Charged with the issue of seawater intrusion, the Salinas Valley in California has done several things to all but eliminate the issue. First, two reservoirs were constructed to recharge the underground aquifer. Then, a wastewater treatment plant was built to enable the use of recycled water for irrigation. And recently, a rubber dam was installed to divert surface water for irrigation. Along with these attempts to improve the region’s water supply, Salinas Valley farmers have also turned to drip irrigation and conservation to help solve their water issues.
In a recent article in AgAlert, reporter Bob Johnson interviewed Salinas Valley farmers to see how they have reduced seawater intrusion. Turns out that the region’s conversion to drip irrigation and focus on conservation has a lot to do with it. Bob writes, “Twenty years ago, less than 3 percent of Salinas Valley vegetable acreage was under drip irrigation…(but) the water agency’s most recent survey shows that by 2012, drip irrigation was being used on nearly 60 percent of the vegetable acreage.” Bob goes on to write that between drip irrigation, water supply projects, and other conservation techniques, such as soil moisture sensors and flow meters, the Salinas Valley has even allowed the underground water table to rise.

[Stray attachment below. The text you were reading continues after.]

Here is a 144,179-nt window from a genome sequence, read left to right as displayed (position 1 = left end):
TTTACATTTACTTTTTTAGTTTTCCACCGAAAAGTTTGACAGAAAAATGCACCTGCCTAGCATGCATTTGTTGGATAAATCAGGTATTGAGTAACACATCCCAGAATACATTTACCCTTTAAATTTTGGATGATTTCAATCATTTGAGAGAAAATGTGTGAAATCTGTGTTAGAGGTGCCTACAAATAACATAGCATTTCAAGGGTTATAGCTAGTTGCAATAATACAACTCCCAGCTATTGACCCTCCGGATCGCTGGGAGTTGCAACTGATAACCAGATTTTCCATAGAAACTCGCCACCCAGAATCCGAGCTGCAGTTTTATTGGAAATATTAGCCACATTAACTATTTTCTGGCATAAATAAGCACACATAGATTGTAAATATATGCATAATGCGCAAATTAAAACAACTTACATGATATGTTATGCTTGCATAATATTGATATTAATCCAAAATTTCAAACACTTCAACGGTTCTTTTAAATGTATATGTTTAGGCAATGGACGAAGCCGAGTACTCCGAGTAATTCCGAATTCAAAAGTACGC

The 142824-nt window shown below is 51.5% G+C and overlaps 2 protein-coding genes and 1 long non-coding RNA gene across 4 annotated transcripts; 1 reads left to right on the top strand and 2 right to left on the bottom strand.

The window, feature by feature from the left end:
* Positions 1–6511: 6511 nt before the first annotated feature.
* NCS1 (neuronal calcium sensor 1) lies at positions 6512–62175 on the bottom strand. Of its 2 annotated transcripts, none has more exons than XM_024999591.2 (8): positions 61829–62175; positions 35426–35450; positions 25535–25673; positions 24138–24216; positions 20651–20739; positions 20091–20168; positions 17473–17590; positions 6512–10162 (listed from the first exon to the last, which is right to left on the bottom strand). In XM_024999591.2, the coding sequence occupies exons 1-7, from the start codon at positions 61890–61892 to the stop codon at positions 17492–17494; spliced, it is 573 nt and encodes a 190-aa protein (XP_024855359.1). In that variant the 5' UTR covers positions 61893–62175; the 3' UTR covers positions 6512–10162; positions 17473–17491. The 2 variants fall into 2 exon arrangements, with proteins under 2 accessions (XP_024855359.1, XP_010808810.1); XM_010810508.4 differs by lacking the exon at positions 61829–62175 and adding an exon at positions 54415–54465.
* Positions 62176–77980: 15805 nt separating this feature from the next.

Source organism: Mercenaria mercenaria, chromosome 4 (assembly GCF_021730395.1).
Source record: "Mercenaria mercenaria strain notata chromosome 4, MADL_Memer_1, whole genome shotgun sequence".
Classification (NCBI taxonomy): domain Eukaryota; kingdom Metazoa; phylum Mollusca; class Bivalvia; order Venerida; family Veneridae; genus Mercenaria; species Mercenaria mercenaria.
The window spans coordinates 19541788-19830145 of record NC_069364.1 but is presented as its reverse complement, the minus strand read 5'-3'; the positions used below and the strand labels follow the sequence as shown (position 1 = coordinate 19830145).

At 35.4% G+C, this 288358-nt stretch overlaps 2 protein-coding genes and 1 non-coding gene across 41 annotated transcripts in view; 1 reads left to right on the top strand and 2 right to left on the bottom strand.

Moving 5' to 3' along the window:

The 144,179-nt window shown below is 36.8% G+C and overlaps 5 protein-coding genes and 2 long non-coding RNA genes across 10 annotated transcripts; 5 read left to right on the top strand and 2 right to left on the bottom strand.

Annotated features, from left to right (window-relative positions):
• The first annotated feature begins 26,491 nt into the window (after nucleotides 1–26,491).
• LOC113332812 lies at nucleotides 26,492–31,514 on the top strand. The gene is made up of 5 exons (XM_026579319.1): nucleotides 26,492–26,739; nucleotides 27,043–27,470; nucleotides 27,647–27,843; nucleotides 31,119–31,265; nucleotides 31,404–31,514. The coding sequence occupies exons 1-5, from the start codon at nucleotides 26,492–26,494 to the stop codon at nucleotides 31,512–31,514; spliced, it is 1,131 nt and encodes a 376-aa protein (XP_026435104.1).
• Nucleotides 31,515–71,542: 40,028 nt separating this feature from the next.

According to Dale Huss, general manager of Sea Mist Farms in Castroville, CA, “We’re using a lot more drip irrigation and water-sensing equipment in the field. With drip irrigation we’re probably averaging about a 25 percent reduction in water use. We’re doing everything possible to conserve and still get a crop.”
Bob Martin, general manager of Rio Farms in King City, CA says, “We’re seeing much more drip irrigation…It started around 10 years ago, and it’s gone up the chart. People have curtailed water use just by using drip. We’re just being more efficient with it.” According to Martin, “The real payoff with drip irrigation is best measured in crop per drop…because the improved efficiency frequently means using the same amount of water but getting better yields and quality.”